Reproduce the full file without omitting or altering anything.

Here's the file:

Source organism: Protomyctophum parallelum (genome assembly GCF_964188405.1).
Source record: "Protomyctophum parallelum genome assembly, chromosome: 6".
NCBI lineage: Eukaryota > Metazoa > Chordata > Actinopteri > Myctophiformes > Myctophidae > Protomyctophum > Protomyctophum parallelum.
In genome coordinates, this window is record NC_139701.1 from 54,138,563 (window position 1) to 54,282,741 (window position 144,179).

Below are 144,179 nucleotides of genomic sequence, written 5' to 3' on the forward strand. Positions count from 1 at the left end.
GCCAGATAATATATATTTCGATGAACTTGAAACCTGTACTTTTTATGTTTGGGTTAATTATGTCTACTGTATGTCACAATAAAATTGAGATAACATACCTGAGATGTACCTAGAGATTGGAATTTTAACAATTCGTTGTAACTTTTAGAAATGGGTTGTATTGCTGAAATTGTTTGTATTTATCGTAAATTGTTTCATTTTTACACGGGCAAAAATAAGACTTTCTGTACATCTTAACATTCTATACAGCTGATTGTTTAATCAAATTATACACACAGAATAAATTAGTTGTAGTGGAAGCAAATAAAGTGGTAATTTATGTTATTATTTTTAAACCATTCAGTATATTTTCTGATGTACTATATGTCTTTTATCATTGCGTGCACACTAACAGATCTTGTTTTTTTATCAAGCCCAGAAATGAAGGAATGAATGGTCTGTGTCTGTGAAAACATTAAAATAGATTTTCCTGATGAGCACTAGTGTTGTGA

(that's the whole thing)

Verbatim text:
Source organism: Protomyctophum parallelum (genome assembly GCF_964188405.1).
Source record: "Protomyctophum parallelum genome assembly, chromosome: 6".
NCBI lineage: Eukaryota > Metazoa > Chordata > Actinopteri > Myctophiformes > Myctophidae > Protomyctophum > Protomyctophum parallelum.
In genome coordinates, this window is record NC_139701.1 from 54,138,563 (window position 1) to 54,282,741 (window position 144,179).

Below are 144,179 nucleotides of genomic sequence, written 5' to 3' on the forward strand. Positions count from 1 at the left end.
GCCAGATAATATATATTTCGATGAACTTGAAACCTGTACTTTTTATGTTTGGGTTAATTATGTCTACTGTATGTCACAATAAAATTGAGATAACATACCTGAGATGTACCTAGAGATTGGAATTTTAACAATTCGTTGTAACTTTTAGAAATGGGTTGTATTGCTGAAATTGTTTGTATTTATCGTAAATTGTTTCATTTTTACACGGGCAAAAATAAGACTTTCTGTACATCTTAACATTCTATACAGCTGATTGTTTAATCAAATTATACACACAGAATAAATTAGTTGTAGTGGAAGCAAATAAAGTGGTAATTTATGTTATTATTTTTAAACCATTCAGTATATTTTCTGATGTACTATATGTCTTTTATCATTGCGTGCACACTAACAGATCTTGTTTTTTTATCAAGCCCAGAAATGAAGGAATGAATGGTCTGTGTCTGTGAAAACATTAAAATAGATTTTCCTGATGAGCACTAGTGTTGTGA